“Why do people play golf? Because it’s hard. You always think you can do better next time.” -Pete Dye via Jeff Mingay on the @fried_egg_golf podcast.
There’s something compulsive about a challenge. The desire to tame it results in an uncontrollable urge that keeps us coming back over and over again. Each and every day is a new opportunity to summit the mountain.
Honestly, I think it’s a big part of why we wake up every day. It’s the call to do something more, something grand. The chance to experience this crazy thing we call life, in a bigger, bolder way, each and every new day.
It’s the realization that the only thing that holds us back are the cages we build in our minds, and the knowledge to know that we’re capable of abolishing them. It’s the freedom to feel that anything is possible.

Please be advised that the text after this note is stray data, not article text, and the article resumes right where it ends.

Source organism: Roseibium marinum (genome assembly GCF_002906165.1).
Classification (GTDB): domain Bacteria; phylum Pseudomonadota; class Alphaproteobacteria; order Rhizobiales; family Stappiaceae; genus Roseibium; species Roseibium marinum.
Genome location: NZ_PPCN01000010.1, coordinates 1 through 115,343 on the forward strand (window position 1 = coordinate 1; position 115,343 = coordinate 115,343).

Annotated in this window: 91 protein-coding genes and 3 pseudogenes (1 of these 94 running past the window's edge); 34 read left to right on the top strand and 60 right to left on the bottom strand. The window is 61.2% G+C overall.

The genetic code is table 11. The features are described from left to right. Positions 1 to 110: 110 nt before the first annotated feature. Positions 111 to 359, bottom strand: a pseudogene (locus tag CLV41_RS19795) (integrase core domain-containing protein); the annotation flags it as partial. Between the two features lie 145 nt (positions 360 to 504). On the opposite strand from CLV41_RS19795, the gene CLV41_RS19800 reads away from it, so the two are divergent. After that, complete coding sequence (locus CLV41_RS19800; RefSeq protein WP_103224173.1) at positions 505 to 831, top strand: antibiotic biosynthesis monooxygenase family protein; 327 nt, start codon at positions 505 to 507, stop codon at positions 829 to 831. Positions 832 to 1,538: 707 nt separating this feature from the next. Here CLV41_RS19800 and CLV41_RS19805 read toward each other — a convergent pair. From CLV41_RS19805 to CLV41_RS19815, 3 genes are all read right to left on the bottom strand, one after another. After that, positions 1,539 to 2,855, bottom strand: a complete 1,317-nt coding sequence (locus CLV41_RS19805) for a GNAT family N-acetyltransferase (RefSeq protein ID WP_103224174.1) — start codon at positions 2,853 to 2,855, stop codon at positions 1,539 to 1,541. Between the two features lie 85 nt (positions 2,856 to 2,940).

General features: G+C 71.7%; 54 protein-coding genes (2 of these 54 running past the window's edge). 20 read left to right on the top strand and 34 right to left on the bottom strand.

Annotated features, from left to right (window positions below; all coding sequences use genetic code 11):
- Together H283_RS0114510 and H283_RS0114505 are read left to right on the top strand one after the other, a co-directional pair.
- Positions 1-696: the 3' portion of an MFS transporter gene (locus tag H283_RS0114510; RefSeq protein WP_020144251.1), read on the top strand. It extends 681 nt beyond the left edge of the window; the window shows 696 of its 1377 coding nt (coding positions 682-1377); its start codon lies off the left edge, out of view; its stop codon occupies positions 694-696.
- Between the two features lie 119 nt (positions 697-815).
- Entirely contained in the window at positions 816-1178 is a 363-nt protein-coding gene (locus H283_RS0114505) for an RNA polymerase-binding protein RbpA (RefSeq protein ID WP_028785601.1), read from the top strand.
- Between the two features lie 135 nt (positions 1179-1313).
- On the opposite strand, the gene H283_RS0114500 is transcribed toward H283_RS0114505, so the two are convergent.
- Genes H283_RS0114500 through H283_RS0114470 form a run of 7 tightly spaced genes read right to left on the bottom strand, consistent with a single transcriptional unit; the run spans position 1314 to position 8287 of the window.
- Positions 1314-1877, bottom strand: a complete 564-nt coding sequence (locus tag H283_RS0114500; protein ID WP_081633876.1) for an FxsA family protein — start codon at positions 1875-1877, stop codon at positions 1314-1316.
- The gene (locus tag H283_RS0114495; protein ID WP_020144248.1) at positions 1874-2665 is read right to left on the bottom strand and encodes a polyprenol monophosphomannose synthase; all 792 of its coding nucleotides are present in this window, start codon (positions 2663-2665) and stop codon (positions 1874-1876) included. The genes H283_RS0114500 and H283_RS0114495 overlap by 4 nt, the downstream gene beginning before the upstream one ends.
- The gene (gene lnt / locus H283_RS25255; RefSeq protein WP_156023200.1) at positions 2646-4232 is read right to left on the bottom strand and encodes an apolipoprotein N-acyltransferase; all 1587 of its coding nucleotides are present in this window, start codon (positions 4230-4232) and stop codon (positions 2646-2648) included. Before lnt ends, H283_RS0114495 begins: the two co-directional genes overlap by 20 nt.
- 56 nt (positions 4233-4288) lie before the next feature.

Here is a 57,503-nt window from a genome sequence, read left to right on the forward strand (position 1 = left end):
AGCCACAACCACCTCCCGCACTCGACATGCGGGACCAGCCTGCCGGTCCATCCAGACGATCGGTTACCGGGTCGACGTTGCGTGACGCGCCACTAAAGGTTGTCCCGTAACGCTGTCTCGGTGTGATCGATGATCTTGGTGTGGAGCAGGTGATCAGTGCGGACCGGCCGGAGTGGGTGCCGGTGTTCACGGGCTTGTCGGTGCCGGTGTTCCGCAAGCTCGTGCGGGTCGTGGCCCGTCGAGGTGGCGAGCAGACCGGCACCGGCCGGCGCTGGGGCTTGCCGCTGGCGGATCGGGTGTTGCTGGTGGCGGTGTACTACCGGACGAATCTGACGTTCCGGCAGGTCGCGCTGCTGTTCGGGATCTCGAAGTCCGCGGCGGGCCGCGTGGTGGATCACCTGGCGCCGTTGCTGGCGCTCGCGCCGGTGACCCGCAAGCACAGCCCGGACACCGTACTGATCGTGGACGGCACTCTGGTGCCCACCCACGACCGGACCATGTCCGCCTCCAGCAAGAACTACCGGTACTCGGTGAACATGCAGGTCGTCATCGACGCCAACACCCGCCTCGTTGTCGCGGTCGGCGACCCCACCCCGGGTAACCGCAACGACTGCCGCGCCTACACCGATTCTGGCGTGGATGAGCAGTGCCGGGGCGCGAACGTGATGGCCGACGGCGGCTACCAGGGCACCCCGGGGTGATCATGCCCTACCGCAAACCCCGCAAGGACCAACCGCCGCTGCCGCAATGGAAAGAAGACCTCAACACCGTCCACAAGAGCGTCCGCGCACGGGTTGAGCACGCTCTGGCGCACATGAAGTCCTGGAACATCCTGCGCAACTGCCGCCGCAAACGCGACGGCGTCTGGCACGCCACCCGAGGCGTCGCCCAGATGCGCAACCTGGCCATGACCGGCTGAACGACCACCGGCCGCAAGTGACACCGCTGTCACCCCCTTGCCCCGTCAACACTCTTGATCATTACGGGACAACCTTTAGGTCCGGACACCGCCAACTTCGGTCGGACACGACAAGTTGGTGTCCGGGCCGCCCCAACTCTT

Life, without a doubt, has the best knowledge of how to kick your ass, but it’s the challenge that makes us appreciate the end goal, for if it was easy, we’d all get bored and forget about it.
It’s the struggle that gives us the humility to grind, the ethic to excel. It showcases our courage, the strength and tenacity to keep climbing, and it’s what causes the cream to rise to the top.
Pete Dye knew this and he created courses to challenge even the greatest golfers, and taught some of today’s greatest architects. He knew that nothing worth having ever comes easy and it shows whenever anyone speaks of his work.
While I’ve not yet had the chance to play one of his designs, I know it’s high up on the list of reasons I get up in the morning. And if I overcome it, I’ll know it was truly an achievement. Because the sweet isn’t as sweet if you’ve never tasted the sour.